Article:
I was writing a small script to produce some reports on log files that were all text files with some having been zipped and others not depending on their current status. For the zipped files I wanted to be able to open the files and examine their contents just like the existing files that weren't zipped. An example glob would be:
=> ["2010-09-13.access.log", "2010-09-14.access.log", "2010-09-15.access.log", "2010-09-16.access.log.gz"]
The main focus of the script should be to examine the files in a directory and then loop through each line of the file. The gist below gets us started:
This feels like a clunky way to solve the problem. Because a gzip file is temporarily opened, the name of the file is changed. The second part of the problem requires us to keep track of whether to gzip the file when we are done or not. We have created 2 separate variables (gzip and use_file) that we have to maintain now to handle the logic.
Since the reference to the file in this case is just a String, we could monkey patch it and add methods that would help us clean up the code in the previous gist. This would be an improvement for sure but a better way to solve the problem would be to create a mixin to encapsulate the necessary logic and then create a singleton class like so:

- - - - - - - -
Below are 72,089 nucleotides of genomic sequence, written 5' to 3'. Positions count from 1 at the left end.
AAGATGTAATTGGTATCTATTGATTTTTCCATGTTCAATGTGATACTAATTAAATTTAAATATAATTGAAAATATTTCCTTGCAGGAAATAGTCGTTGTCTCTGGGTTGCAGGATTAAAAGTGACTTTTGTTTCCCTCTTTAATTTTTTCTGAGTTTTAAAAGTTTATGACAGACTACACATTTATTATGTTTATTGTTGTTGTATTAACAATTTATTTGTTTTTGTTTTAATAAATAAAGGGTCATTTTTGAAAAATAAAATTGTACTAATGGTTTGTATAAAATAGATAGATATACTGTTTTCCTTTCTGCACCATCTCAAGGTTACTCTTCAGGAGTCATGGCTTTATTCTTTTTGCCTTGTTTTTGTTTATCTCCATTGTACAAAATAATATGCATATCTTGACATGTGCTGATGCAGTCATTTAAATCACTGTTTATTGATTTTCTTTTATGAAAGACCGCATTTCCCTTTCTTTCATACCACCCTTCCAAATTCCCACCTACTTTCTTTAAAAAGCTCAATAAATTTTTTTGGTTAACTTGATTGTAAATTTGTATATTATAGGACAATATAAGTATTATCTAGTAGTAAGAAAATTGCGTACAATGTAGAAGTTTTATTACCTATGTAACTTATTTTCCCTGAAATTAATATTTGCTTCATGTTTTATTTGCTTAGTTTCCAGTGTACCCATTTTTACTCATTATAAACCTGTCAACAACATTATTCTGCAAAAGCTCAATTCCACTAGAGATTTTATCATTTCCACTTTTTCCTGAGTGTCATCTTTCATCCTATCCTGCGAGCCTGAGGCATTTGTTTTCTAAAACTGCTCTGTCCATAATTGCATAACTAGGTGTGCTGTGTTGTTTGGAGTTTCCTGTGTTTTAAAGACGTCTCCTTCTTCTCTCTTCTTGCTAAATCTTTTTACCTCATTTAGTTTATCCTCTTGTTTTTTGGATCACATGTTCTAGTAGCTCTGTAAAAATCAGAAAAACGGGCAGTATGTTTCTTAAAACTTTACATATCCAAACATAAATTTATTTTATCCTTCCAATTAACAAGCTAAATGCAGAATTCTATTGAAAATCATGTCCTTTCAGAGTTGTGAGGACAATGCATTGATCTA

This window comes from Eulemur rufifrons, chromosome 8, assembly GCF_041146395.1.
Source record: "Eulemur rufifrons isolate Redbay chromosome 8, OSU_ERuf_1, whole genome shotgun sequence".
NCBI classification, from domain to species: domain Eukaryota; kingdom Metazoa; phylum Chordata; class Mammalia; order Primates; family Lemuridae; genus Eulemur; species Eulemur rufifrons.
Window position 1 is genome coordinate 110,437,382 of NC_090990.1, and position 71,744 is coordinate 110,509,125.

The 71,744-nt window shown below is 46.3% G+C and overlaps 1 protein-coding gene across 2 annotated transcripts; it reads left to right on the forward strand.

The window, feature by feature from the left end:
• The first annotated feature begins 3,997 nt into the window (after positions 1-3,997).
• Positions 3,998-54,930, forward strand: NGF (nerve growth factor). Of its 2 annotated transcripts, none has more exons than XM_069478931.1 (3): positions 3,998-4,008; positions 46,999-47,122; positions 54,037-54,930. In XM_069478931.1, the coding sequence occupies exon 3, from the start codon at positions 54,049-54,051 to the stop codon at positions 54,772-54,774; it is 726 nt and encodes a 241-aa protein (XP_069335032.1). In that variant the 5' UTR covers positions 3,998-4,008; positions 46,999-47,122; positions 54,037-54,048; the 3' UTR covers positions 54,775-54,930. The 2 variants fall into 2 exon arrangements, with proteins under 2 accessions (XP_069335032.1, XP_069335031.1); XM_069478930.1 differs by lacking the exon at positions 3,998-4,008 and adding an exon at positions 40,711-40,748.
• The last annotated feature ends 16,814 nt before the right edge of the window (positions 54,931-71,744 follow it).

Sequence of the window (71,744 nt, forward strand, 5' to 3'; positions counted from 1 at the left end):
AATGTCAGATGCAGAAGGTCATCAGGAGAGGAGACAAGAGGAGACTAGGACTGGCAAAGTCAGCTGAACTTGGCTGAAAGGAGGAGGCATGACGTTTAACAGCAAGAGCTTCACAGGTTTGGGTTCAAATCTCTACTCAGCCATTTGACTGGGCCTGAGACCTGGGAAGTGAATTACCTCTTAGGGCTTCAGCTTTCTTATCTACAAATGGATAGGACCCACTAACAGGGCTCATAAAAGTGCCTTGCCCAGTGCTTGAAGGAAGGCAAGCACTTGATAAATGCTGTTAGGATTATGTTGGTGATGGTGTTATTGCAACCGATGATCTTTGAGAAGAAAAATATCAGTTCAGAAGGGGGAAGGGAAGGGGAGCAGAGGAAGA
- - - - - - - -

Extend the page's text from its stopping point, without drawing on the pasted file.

Using this technique we have cleaned up the block focusing on the file looping considerably. We have also created a more extensible solution should we encounter other files types in the future. This method also avoids the problematic alternative solution of opening up a Ruby standard class (in this case String) to achieve the same result.
This is just another example of how flexible Ruby is compared to other languages so embrace the fact you can create a Singleton class and harness its power.